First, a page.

We have a wave of new shows starting over the next few weeks: Warm and Cozy (formerly known as Jeju Island Gatsby), Producer, Masked Prosecutor and True Romance (formerly Chaebol’s Daughter).
That makes now a good moment to pause and look at last month’s K-drama scene. One thing was clear in April: as we saw with Healer back in January, foreigners have very different tastes than Korean viewers.
Mondays & Tuesdays
Blood vs. Heard it Through the Grapevine vs. Hwajung
One piece of evidence that subtitle watchers are on another wavelength comes from the KBS drama Blood. Throughout April, it remained the lowest rated Monday/Tuesday drama with Korean ratings around 5%. Reviews and recaps suggest these low numbers are well-deserved.
(To be fair, although Koala’s Playground described it as “the narrative crap equivalent of Hyde, Jekyll, Me but without good acting from at least one of the leads,” others liked its imaginative transformation of vampires into virus patients. Leila at Couch Kimchi dedicated a review this week to highlighting the parts of the show that worked.)
But overseas, Blood was DramaFever’s most-watched show in April. Taking into account the population of Korea and the size of DramaFever’s audience, it’s possible more non-Koreans than Koreans have watched the vampire romance.
Blood has had high ratings on DramaFever since it premiered, helped out by the fact that the streaming site has an exclusive license to show it on the web. But exclusive rights alone can’t explain why it remained popular throughout March and April.
Korean viewers have theorized that Blood is more popular with foreigners because of the bad acting. One native speaker said of subtitle watchers, “I don’t think they know that the acting’s bad. Since they don’t know Korean, they probably can’t get a feel for it.” Is this true? I admit I do notice bad acting faster when it’s in my native language. Do we cut K-dramas slack because of subtitles?
After Blood wrapped up on Apr. 21, Who are You—School 2015 took over its time slot, but it hasn’t broken into the daily top 20.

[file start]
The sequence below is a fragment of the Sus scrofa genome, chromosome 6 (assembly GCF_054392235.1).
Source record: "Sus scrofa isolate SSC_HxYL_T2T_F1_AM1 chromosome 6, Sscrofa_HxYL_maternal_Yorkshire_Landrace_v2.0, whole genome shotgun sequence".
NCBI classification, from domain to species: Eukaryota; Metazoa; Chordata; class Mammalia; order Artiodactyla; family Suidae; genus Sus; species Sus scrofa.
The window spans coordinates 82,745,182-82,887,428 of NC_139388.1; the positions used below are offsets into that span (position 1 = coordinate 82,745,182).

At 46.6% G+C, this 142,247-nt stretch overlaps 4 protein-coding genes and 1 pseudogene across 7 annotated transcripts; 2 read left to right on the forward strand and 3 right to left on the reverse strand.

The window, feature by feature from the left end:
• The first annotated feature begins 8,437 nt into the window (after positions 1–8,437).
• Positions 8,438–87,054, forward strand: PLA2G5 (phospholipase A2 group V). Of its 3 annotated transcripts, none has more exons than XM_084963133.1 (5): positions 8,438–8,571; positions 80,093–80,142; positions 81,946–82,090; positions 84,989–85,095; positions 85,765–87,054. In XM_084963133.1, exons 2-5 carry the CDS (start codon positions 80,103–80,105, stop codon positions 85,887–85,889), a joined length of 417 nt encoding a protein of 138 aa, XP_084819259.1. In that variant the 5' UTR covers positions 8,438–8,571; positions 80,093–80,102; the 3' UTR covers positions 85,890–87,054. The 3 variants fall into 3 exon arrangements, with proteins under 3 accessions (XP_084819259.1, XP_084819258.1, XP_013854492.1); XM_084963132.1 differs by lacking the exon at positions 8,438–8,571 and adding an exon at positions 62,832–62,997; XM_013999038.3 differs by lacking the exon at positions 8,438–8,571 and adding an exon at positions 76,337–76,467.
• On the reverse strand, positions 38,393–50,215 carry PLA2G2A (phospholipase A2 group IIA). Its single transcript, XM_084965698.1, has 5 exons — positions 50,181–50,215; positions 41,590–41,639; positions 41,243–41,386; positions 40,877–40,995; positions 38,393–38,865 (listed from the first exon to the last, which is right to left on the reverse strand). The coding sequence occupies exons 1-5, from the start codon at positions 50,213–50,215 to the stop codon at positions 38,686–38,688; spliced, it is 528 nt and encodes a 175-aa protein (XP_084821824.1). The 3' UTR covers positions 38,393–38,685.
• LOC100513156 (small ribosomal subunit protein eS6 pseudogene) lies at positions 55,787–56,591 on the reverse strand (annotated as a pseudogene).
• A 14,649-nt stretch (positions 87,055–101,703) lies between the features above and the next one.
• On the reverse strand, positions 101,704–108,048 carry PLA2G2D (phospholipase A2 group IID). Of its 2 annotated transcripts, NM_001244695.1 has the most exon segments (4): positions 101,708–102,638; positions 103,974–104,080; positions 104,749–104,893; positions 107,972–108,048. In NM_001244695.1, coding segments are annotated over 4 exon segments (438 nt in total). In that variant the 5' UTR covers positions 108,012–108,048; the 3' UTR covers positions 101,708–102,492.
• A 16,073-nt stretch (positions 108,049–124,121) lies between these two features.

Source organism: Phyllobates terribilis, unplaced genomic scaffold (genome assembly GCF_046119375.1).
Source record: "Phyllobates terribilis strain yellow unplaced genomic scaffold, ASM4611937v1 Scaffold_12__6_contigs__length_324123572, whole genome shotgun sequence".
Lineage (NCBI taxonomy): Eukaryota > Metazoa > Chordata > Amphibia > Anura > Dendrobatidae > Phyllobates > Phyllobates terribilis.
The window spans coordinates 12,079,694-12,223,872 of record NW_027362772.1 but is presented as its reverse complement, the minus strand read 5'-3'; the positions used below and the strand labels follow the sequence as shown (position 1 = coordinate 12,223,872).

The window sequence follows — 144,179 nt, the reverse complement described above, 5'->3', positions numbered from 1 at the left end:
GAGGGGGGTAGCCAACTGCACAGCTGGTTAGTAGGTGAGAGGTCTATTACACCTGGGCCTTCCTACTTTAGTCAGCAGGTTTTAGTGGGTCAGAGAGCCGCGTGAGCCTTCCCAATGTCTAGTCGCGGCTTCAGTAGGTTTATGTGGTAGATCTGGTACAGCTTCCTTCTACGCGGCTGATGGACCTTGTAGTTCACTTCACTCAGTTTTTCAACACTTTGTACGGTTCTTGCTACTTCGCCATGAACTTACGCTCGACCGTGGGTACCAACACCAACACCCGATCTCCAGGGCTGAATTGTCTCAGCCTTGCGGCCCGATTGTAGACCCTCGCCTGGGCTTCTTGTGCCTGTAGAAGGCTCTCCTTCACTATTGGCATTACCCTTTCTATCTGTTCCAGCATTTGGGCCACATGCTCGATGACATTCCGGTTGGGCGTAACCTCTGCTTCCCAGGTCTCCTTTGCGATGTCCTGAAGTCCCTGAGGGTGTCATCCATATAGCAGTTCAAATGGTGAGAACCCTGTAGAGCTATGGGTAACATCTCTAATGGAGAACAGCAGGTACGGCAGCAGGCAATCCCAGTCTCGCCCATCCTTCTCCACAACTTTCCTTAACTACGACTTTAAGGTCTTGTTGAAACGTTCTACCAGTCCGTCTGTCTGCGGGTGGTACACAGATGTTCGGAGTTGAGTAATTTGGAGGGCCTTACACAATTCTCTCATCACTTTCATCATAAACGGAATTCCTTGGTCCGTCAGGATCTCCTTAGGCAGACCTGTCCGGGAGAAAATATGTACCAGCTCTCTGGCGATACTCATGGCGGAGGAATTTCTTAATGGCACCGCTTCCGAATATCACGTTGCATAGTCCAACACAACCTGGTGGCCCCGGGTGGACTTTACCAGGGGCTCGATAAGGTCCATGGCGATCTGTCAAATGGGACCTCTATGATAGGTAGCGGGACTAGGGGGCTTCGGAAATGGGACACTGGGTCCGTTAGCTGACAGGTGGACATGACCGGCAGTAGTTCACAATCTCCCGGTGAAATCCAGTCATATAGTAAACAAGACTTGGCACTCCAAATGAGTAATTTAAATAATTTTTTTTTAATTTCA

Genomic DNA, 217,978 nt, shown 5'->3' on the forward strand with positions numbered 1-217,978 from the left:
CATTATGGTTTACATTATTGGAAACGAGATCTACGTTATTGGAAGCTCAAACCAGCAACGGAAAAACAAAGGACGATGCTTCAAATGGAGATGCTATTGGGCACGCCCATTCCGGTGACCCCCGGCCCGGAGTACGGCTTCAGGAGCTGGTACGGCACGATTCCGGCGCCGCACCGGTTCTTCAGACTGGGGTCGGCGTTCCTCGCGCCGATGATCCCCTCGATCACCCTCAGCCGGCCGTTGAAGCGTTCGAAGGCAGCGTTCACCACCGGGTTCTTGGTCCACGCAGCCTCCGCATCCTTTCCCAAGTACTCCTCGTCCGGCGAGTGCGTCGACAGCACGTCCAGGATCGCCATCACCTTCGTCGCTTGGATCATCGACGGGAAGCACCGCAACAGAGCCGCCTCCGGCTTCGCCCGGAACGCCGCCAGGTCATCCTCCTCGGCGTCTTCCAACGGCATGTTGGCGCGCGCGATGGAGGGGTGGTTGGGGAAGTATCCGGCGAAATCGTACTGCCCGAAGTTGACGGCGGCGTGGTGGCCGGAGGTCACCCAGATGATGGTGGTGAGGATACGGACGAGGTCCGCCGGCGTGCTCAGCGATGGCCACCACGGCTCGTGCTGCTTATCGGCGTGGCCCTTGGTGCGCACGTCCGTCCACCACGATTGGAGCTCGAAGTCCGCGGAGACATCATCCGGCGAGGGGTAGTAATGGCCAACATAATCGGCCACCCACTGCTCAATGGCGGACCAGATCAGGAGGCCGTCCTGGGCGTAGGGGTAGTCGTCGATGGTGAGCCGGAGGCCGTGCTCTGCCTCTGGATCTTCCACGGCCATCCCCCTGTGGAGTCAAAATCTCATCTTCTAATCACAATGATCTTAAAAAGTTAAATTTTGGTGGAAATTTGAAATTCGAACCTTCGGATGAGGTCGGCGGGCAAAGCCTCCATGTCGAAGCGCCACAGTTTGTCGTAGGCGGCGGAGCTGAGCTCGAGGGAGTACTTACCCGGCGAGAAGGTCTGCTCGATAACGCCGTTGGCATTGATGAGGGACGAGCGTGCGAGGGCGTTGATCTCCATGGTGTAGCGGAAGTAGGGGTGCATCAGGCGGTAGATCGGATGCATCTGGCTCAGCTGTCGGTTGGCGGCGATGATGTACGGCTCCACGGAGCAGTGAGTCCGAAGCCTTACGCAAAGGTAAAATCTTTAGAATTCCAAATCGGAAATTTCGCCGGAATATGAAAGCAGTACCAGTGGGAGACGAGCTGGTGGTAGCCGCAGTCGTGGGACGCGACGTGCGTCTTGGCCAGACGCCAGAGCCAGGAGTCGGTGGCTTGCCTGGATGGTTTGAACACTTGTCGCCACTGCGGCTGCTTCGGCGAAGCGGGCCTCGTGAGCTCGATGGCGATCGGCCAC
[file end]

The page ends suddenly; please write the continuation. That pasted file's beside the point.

The Monday/Tuesday winner throughout April was the well-done teen pregnancy melodrama Heard it Through the Grapevine. It also did well on the “Content Power Index” issued by marketing firm CJ E&M. This index aims to account for social media buzz.
The premiere of costume drama Hwajung threatened Grapevine’s lead mid-month, beating it by a small margin, but Grapevine fought back. By the end of April, Hwajung had averaged second place for the month, but was barely trailing.
As of today (May 12), Grapevine and Hwajung are essentially tied for first place. Hwajung was 0.1% ahead of Grapevine on May 4—how’s that for close? It looks like the ratings battle will continue, to the excitement of the media, who like to cover drama ratings like they’re soccer scores.
Despite the ratings battle, both shows have unremarkable ratings for Korean television overall. They’re sitting at around 5th place for the day among viewers in Seoul. And they aren’t on the radar of many overseas viewers. Only once in April did Grapevine made it onto DramaFever’s top 10.
TvN is the only cable channel competing on Mondays and Tuesdays. The gourmet rom com Let’s Eat 2 is getting good-for-cable ratings between 1 and 2%.
Wednesdays & Thursdays
Angry Mom vs. Unkind Women vs. Girl Who Sees Smells
The winner for Wednesday/Thursday has been KBS, with the multi-generational Unkind Women maintaining ratings in the low teens. Like Heard it Through the Grapevine, this audience puts it solidly in the middle of the daily top 20 list.
Angry Mom on MBC is in number 2, with 8 to 10%. And Girl Who Sees Smells (aka Sensory Couple) on SBS is another one of those romantic comedies that’s possibly more popular overseas than in Korea.
When Girl premiered in early April, it wasn’t even in the daily top 20 (though it immediately did better than its predecessor Hyde, Jekyll, Me). Its ratings have steadily improved, however. It now sits around 10th to 13th place with audiences in Seoul.